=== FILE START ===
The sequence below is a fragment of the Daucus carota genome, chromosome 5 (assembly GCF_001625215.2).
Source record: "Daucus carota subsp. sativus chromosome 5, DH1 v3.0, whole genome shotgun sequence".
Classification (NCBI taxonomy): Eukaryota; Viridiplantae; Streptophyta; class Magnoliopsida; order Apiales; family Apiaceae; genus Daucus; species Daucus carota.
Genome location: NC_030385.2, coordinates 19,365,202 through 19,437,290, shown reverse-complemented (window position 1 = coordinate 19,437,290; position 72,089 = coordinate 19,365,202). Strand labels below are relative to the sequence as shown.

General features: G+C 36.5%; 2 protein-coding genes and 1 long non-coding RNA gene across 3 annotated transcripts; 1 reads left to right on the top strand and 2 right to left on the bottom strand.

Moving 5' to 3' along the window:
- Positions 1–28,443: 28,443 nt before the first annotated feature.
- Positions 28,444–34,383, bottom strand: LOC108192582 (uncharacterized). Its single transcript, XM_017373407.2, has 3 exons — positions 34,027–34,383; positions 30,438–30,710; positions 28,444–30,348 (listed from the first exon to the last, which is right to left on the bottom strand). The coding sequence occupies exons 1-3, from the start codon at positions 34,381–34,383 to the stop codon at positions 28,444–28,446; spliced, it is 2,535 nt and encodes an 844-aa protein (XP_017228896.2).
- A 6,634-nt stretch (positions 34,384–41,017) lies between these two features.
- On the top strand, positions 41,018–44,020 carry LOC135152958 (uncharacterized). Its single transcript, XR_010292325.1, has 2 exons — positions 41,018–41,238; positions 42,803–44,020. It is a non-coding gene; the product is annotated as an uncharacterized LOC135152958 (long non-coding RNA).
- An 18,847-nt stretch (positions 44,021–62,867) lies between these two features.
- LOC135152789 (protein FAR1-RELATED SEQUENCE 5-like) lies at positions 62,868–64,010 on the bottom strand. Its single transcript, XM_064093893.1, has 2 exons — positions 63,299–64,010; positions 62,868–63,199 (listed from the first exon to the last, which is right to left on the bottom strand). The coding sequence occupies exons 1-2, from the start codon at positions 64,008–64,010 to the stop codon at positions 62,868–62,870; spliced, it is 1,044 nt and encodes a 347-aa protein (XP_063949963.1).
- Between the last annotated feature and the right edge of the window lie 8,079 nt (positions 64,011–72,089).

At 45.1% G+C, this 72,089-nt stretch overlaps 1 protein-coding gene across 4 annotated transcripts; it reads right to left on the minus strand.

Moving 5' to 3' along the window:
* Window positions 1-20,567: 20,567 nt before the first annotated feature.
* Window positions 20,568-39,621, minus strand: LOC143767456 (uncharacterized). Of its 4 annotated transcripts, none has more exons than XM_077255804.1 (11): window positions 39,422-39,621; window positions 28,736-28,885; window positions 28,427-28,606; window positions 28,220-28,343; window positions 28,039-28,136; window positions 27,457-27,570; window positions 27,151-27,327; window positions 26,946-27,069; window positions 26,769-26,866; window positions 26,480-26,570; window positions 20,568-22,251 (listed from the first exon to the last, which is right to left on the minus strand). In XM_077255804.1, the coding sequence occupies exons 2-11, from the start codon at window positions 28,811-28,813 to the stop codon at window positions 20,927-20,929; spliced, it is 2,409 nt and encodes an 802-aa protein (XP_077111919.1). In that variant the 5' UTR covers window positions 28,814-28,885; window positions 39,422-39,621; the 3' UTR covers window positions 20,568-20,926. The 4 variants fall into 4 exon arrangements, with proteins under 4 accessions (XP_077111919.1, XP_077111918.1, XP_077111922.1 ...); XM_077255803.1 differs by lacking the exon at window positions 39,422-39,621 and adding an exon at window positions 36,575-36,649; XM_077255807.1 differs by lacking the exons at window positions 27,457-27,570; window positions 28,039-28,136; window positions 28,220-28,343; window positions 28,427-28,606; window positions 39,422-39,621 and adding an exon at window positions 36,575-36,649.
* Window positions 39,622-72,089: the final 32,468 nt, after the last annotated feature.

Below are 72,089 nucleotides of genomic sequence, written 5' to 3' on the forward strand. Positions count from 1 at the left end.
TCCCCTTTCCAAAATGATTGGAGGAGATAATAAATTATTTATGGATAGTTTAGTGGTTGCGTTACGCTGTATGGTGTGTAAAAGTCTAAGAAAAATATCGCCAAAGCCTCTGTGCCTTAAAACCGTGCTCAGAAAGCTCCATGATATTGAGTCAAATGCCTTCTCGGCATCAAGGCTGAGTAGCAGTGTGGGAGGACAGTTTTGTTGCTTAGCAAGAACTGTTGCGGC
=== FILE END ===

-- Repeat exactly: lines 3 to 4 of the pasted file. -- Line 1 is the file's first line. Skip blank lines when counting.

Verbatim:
Classification (NCBI taxonomy): Eukaryota; Viridiplantae; Streptophyta; class Magnoliopsida; order Apiales; family Apiaceae; genus Daucus; species Daucus carota.
Genome location: NC_030385.2, coordinates 19,365,202 through 19,437,290, shown reverse-complemented (window position 1 = coordinate 19,437,290; position 72,089 = coordinate 19,365,202). Strand labels below are relative to the sequence as shown.